The expressive inadequacy of classical logic led not only to extensions of classical logic such as normal modal logics, but to the discovery of logics that include logical constants with different meanings than those in classical logic. The next two papers we will discuss outline logical frameworks in which classical logic is but one case.

Edwin Mares's paper, "Negation," deals with connectives that are called *negation* in various logics. Of course, it is easy to understand the truth-functional interpretation of the classical connectives; however, philosophers and mathematicians have questioned the suitability and refinement of this interpretation and of the connectives themselves. The negation operator of classical logic is almost as controversial as its conditional connective. Mares first illustrates that logic as a discipline of reasoning (rather than a tool for the metaphysical description of the world) cannot always include venerable principles such as excluded middle and ex falso quodlibet. *Bivalence*, which is often thought to be reflected by these two principles, leaves no other choice for negation than being an operation turning a true statement into a false one, and vice versa. Mares describes two-valued semantics and proceeds to consider *De Morgan negation*, which is similar to so-called classical negation except that* A *∧ ¬*A* does not imply *B*, nor does *C* imply *D *∨ ¬*D*. Many-valued logics, among which 2-valued logic is an extremal case, were introduced because of mathematical considerations (e.g., Kleene's 3-valued logics) and of philosophical considerations (e.g., Łukasiewicz's 3-valued logic). The paper explains how some of the negation operations in many-valued logics are generalizations of the 2-valued negation operation.

A large group of non-classical logics avoids the ex falso quodlibet principle and another group omits excluded middle. The author next considers *paraconsistent logics*, which are defined to be logics in which the ex falso quodlibet rule is not a valid rule of inference. Beyond well-known examples such as Dunn's four-valued logic, some lesser-known approaches are mentioned too such as Jaskowski's use of a modal operator. The rejection of excluded middle is most famously linked to *intuitionistic logic*. Mares outlines how concerns in the philosophy of mathematics led to intuitionism. The Brouwer-Heyting-Kolmogorov interpretation and Kripke's relational semantics are also described. The proof-based interpretation can be seen to be further vindicated by the pleasing symmetry of a natural deduction system for intuitionistic logic, which is ruined by any of the rules that can be added to ensure double negation elimination. The paper concludes with a brief overview of two approaches -- *situation theory* and *relevance logics* -- which were not directly motivated by investigations into problems of negation, although each turned out to diverge from the simple classical concept of negation.

The title of Gabriel Sandu's chapter is "Game-Theoretical Semantics." Games and logic have more than one point of connection. Game-theoretical semantics exist for a wide range of logics; however, they are rarely the most favored semantics. The author first of all points out that game-theoretical semantics is not simply a rephrasing of a usual set-theoretic semantics, and the approach brings to light connections among well-known concepts. Game-theoretical semantics are *games* in the sense of game theory, which leads to the question whether games can be described by logical formulas. Games provide a natural situation where independent choices can occur -- a phenomenon similar to what has been called *branching quantifiers*. Indeed, this connection justifies the inclusion of IF (*independent friendly logic*) in this paper. Sandu introduces the reader to extensive games of perfect information, and then to game semantics for first-order logic. Special attention is given to Skolemization, which makes explicit dependencies between certain quantified variables.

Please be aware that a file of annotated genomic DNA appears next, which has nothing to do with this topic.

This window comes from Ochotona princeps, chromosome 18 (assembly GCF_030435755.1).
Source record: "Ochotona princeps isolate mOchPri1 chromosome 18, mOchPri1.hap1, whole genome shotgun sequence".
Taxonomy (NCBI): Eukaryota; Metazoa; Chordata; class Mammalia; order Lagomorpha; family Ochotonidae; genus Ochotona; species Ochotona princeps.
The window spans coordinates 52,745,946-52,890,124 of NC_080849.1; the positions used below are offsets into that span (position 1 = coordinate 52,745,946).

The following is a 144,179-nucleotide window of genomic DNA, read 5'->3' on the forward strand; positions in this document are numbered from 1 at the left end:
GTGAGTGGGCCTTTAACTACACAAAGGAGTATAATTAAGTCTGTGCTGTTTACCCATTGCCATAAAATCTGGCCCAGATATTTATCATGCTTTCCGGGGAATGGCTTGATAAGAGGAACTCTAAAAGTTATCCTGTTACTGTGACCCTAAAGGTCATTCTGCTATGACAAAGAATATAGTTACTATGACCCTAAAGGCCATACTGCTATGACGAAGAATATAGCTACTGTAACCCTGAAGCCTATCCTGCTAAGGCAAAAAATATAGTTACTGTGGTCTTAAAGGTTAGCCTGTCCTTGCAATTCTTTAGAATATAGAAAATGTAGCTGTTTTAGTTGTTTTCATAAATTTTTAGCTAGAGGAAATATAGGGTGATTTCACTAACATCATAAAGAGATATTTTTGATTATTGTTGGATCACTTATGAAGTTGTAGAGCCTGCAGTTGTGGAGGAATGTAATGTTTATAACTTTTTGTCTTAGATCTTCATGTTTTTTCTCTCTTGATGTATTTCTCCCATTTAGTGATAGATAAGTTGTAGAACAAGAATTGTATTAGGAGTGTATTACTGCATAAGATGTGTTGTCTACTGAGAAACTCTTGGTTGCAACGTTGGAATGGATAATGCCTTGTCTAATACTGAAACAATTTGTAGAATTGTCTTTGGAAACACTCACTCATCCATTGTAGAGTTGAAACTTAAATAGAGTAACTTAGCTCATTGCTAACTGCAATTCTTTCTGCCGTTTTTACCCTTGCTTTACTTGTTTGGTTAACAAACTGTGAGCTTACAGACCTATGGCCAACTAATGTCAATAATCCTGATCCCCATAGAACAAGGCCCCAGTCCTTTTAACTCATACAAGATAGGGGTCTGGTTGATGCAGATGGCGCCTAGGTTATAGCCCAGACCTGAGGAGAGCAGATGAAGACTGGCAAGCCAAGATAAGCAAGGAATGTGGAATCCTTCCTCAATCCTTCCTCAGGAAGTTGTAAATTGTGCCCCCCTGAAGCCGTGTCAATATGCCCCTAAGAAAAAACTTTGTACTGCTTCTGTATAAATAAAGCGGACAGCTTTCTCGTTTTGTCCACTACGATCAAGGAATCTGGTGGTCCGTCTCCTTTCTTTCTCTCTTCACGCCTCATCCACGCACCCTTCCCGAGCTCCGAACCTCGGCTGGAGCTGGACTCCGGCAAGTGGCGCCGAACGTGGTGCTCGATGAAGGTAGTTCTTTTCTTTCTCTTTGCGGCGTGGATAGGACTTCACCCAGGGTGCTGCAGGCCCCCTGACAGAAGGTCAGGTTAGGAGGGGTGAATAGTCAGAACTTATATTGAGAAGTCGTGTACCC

An IF language is a modification of a first-order language in which quantifier prefixes come with a variable and a set of variables. ∃*x*/{*y*,*z*} is like ∃*x* except that in the case of the former *x* is independent of *y* and *z* even if this quantifier prefix is within the scope of a quantifier binding one of those two variables. Independence between quantified variables corresponds to imperfect information in games. An IF language, obviously, has greater expressive power than its first-order source, and the first-order language can be recovered as a special case in which all the sets of exempted variables are empty. The author proves some meta-theorems about IF, which are helpful in developing an understanding of this logic. The rest of the paper is devoted to *strategic games*such as the prisoners' dilemma and the matching pennies games. Finally, Sandu returns to showing how such games may be used as semantics for an IF language.

In accordance with the intentions of the editors, mathematical methods that may have applications in philosophy are included as topics. Richard Pettigrew contributed the paper "Probability," which gives a Kolmogorov-style exposition of probability spaces followed by interpretations of probability. The author emphasizes the philosophical problems that arise from the *frequentist interpretation*, which is called physical probability here, and from the *subjective* (or epistemic) *interpretation* of probability. The chapter faithfully reflects the philosophical situation: the mathematical theory of probabilities was formulated in the 1930s and further developed both as a pure and as an applied theory, whereas the philosophical interpretations have not achieved coherence or unity.